The only time the trailer let me down was when braking going downhill on trails. Then, with the weight and momentum of the trailer pushing against my bike, the sway of the trailer would be exaggerated. After it hit an obstacle it would easily tip even on the most mild terrain going downhill. I did not crash, but this did require me to stop, get off the bike, and reposition the trailer before I could pedal off again.

travoy on bike 2 copy.jpg

Disconnected from the bike, the pack and trailer sit upright and accessible

For many bike tourists, the Travoy, which retails for $289, could be a slick option over panniers or a heavier and more expensive trailer the likes of a BOB Ibex. However, off-road or mountain-bike tours are not the venue for the Travoy. It is far more functional on pavement.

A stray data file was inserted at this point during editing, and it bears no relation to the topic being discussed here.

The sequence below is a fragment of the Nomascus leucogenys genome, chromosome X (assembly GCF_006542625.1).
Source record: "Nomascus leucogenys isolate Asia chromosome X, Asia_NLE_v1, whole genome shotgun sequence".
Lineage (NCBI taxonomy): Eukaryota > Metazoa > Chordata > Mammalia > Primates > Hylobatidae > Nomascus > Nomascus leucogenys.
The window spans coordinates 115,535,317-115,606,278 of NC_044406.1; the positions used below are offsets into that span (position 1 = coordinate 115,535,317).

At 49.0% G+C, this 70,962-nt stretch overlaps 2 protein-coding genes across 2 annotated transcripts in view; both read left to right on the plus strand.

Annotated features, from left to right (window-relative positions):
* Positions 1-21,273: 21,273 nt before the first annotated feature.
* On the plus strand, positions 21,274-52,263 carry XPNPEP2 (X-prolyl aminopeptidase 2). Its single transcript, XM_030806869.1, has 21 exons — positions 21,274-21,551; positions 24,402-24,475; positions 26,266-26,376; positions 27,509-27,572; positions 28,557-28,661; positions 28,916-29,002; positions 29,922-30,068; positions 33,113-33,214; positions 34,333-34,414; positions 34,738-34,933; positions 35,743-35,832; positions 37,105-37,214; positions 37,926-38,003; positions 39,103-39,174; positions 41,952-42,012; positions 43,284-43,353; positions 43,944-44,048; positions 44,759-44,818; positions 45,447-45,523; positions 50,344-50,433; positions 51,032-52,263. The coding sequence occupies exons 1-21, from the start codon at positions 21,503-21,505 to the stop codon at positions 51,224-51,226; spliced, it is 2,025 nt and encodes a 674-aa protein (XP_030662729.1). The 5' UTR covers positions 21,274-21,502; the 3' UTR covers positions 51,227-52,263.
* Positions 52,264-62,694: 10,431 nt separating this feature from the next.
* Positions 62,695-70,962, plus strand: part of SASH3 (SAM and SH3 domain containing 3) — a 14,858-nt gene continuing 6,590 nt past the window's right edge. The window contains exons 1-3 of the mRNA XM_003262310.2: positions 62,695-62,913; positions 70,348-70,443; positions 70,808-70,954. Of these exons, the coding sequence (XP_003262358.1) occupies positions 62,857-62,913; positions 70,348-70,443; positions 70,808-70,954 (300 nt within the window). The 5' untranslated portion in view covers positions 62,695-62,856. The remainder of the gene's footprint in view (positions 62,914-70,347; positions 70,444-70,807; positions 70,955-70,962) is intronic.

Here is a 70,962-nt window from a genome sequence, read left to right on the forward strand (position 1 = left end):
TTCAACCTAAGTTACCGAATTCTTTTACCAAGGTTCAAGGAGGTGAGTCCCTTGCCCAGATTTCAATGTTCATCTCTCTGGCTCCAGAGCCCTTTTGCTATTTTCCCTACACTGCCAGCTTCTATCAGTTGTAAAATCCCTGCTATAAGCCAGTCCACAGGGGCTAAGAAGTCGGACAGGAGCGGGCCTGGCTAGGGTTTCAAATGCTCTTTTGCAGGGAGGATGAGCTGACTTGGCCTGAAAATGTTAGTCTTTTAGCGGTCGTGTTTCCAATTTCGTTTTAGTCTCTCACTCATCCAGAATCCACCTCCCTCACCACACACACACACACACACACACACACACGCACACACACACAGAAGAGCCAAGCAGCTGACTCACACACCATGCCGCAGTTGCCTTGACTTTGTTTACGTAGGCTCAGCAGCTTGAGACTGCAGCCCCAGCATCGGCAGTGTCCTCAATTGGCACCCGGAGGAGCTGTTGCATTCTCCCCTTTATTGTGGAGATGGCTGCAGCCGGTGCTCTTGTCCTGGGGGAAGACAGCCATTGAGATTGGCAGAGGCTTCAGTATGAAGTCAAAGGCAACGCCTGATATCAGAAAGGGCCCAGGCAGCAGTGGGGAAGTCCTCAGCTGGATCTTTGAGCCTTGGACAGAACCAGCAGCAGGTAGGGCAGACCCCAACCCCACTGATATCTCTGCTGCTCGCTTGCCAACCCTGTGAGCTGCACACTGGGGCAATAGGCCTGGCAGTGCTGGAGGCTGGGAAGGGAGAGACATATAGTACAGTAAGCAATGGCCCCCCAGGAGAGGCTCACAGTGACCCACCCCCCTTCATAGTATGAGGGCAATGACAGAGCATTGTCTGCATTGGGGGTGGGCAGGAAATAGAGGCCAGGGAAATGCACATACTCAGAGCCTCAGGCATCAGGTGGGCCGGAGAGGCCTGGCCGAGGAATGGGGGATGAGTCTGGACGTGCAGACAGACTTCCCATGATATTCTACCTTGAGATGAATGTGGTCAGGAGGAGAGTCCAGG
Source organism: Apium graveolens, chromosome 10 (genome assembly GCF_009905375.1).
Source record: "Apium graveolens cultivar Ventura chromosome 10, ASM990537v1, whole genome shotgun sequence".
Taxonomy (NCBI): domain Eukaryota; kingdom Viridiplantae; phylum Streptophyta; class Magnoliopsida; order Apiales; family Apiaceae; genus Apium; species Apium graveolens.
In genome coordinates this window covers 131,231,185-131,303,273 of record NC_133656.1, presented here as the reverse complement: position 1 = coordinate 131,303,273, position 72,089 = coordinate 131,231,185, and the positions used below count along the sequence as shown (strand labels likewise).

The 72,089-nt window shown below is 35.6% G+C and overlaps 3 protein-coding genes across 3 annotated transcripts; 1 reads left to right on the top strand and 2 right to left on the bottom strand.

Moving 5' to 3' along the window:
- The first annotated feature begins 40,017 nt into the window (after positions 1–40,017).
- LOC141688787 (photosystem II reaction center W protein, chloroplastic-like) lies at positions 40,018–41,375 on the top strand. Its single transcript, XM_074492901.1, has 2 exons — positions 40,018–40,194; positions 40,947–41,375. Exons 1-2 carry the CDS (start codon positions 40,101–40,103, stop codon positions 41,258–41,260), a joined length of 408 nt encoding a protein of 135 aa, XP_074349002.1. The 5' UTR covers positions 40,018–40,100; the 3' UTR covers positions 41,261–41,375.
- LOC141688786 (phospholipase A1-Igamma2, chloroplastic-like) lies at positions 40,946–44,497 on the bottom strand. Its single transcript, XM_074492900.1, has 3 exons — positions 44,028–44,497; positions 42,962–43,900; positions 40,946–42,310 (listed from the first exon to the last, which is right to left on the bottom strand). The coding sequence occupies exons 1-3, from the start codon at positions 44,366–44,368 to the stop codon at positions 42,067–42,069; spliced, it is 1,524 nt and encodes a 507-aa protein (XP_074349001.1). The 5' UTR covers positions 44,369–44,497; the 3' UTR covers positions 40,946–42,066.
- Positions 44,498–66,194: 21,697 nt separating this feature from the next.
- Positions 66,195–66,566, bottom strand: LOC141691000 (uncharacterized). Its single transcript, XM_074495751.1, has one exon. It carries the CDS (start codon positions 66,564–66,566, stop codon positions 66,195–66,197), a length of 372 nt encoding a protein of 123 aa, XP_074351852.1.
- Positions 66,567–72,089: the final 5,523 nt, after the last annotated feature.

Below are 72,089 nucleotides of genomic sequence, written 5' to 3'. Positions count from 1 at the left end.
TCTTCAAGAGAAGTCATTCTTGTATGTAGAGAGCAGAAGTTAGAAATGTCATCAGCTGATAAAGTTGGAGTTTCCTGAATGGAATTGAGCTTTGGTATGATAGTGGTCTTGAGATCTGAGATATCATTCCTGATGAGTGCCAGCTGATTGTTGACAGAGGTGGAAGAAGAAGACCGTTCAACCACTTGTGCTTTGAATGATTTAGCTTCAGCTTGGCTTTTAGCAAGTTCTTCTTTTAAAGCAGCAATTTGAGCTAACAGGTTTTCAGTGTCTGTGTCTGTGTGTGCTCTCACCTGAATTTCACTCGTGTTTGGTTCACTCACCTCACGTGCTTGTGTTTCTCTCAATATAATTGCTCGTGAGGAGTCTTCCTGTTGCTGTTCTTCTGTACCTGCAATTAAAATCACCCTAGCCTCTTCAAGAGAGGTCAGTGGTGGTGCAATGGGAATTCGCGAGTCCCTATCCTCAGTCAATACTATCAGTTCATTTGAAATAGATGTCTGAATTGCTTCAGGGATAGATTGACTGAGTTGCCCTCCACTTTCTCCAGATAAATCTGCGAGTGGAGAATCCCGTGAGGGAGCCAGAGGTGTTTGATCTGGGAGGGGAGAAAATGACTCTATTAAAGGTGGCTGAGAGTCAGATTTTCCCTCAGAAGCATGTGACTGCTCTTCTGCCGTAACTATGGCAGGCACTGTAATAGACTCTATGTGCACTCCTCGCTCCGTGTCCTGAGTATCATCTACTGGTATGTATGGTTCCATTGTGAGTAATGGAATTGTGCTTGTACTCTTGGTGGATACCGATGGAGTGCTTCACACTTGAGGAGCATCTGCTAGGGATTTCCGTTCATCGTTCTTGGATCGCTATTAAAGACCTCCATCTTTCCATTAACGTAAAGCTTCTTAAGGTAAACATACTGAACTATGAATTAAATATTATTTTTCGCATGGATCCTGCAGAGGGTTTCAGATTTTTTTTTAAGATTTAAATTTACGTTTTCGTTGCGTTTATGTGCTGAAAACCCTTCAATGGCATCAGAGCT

Next year I am heading to South America on a bike tour similar to what I did in New Zealand. Despite some hesitance with the trailer off-road, the Travoy is coming with me.

—Waima Azizi is based in Minneapolis, Minnesota.

Posted by G. Tyler - 07/12/2011 09:55 AM

Thank you for writing about using a Travoy on your adventure. I am just getting into bike camping/touring and already own a Travoy for commuting. By using the Travoy I won’t have to purchase racks and panniers! Did you have any trouble with the tires flatting and did you carry extra tubes/tires?

Posted by Peter Martin - 03/01/2012 02:59 AM

This is the best equipment to carry a quite bigger luggage than the cycle carrier from one place to another,and due to it’s suspension it helps to walk smoothly even in country sides also.
Classic Motorcycle

Posted by Nishant prasad - 05/30/2012 10:19 AM

I suppose I can make an informed post about the Travoy.

I have now biked somewhere in the range of 10,000 miles with the trailer in tow(Pacific coast, Southern Tier, Atlantic Coast).

My Blog
The good:
Trailer is compact and light weight.
Keeps the weight off the bike(less flats).
Bike rides normally.
Lots of looks and questions from tourers and non-tourers.
Folds up and easy to lock to the bike frame.